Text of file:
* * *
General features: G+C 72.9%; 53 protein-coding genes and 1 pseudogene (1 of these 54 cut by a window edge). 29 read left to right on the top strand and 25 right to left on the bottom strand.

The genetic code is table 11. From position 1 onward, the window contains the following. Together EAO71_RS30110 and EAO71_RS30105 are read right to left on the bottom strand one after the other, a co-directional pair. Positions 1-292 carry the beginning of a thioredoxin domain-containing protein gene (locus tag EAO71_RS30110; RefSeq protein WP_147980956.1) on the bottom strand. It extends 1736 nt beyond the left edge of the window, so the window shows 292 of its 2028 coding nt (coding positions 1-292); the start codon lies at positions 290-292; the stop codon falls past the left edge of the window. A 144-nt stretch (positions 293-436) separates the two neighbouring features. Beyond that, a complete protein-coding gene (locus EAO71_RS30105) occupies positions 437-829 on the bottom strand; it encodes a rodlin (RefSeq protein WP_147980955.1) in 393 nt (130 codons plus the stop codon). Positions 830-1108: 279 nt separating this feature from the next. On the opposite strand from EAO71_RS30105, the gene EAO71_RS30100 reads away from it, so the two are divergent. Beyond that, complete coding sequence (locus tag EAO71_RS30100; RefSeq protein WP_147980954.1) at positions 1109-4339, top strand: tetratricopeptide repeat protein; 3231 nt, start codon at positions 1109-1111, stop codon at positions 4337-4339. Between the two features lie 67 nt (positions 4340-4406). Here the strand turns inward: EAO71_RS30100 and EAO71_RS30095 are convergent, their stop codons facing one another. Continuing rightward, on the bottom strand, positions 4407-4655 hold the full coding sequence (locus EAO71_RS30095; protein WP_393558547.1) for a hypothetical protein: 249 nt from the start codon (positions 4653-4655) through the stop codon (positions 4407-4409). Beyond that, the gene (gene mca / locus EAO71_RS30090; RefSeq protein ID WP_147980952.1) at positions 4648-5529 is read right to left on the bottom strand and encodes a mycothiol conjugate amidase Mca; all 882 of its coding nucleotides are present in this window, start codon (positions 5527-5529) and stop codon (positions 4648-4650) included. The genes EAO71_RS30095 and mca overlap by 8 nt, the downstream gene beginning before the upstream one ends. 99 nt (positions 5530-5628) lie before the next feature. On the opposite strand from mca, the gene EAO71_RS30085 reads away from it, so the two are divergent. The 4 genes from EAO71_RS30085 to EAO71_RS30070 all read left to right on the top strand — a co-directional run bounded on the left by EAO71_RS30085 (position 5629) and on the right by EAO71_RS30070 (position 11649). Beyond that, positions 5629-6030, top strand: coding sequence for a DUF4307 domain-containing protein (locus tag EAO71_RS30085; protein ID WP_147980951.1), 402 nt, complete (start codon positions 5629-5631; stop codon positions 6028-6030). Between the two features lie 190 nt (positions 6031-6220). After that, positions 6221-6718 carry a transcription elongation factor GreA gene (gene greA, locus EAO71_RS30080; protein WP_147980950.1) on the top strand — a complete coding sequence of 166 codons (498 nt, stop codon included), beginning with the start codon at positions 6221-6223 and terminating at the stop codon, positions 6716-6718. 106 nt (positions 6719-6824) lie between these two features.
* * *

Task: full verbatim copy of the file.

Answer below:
General features: G+C 72.9%; 53 protein-coding genes and 1 pseudogene (1 of these 54 cut by a window edge). 29 read left to right on the top strand and 25 right to left on the bottom strand.

The genetic code is table 11. From position 1 onward, the window contains the following. Together EAO71_RS30110 and EAO71_RS30105 are read right to left on the bottom strand one after the other, a co-directional pair. Positions 1-292 carry the beginning of a thioredoxin domain-containing protein gene (locus tag EAO71_RS30110; RefSeq protein WP_147980956.1) on the bottom strand. It extends 1736 nt beyond the left edge of the window, so the window shows 292 of its 2028 coding nt (coding positions 1-292); the start codon lies at positions 290-292; the stop codon falls past the left edge of the window. A 144-nt stretch (positions 293-436) separates the two neighbouring features. Beyond that, a complete protein-coding gene (locus EAO71_RS30105) occupies positions 437-829 on the bottom strand; it encodes a rodlin (RefSeq protein WP_147980955.1) in 393 nt (130 codons plus the stop codon). Positions 830-1108: 279 nt separating this feature from the next. On the opposite strand from EAO71_RS30105, the gene EAO71_RS30100 reads away from it, so the two are divergent. Beyond that, complete coding sequence (locus tag EAO71_RS30100; RefSeq protein WP_147980954.1) at positions 1109-4339, top strand: tetratricopeptide repeat protein; 3231 nt, start codon at positions 1109-1111, stop codon at positions 4337-4339. Between the two features lie 67 nt (positions 4340-4406). Here the strand turns inward: EAO71_RS30100 and EAO71_RS30095 are convergent, their stop codons facing one another. Continuing rightward, on the bottom strand, positions 4407-4655 hold the full coding sequence (locus EAO71_RS30095; protein WP_393558547.1) for a hypothetical protein: 249 nt from the start codon (positions 4653-4655) through the stop codon (positions 4407-4409). Beyond that, the gene (gene mca / locus EAO71_RS30090; RefSeq protein ID WP_147980952.1) at positions 4648-5529 is read right to left on the bottom strand and encodes a mycothiol conjugate amidase Mca; all 882 of its coding nucleotides are present in this window, start codon (positions 5527-5529) and stop codon (positions 4648-4650) included. The genes EAO71_RS30095 and mca overlap by 8 nt, the downstream gene beginning before the upstream one ends. 99 nt (positions 5530-5628) lie before the next feature. On the opposite strand from mca, the gene EAO71_RS30085 reads away from it, so the two are divergent. The 4 genes from EAO71_RS30085 to EAO71_RS30070 all read left to right on the top strand — a co-directional run bounded on the left by EAO71_RS30085 (position 5629) and on the right by EAO71_RS30070 (position 11649). Beyond that, positions 5629-6030, top strand: coding sequence for a DUF4307 domain-containing protein (locus tag EAO71_RS30085; protein ID WP_147980951.1), 402 nt, complete (start codon positions 5629-5631; stop codon positions 6028-6030). Between the two features lie 190 nt (positions 6031-6220). After that, positions 6221-6718 carry a transcription elongation factor GreA gene (gene greA, locus EAO71_RS30080; protein WP_147980950.1) on the top strand — a complete coding sequence of 166 codons (498 nt, stop codon included), beginning with the start codon at positions 6221-6223 and terminating at the stop codon, positions 6716-6718. 106 nt (positions 6719-6824) lie between these two features.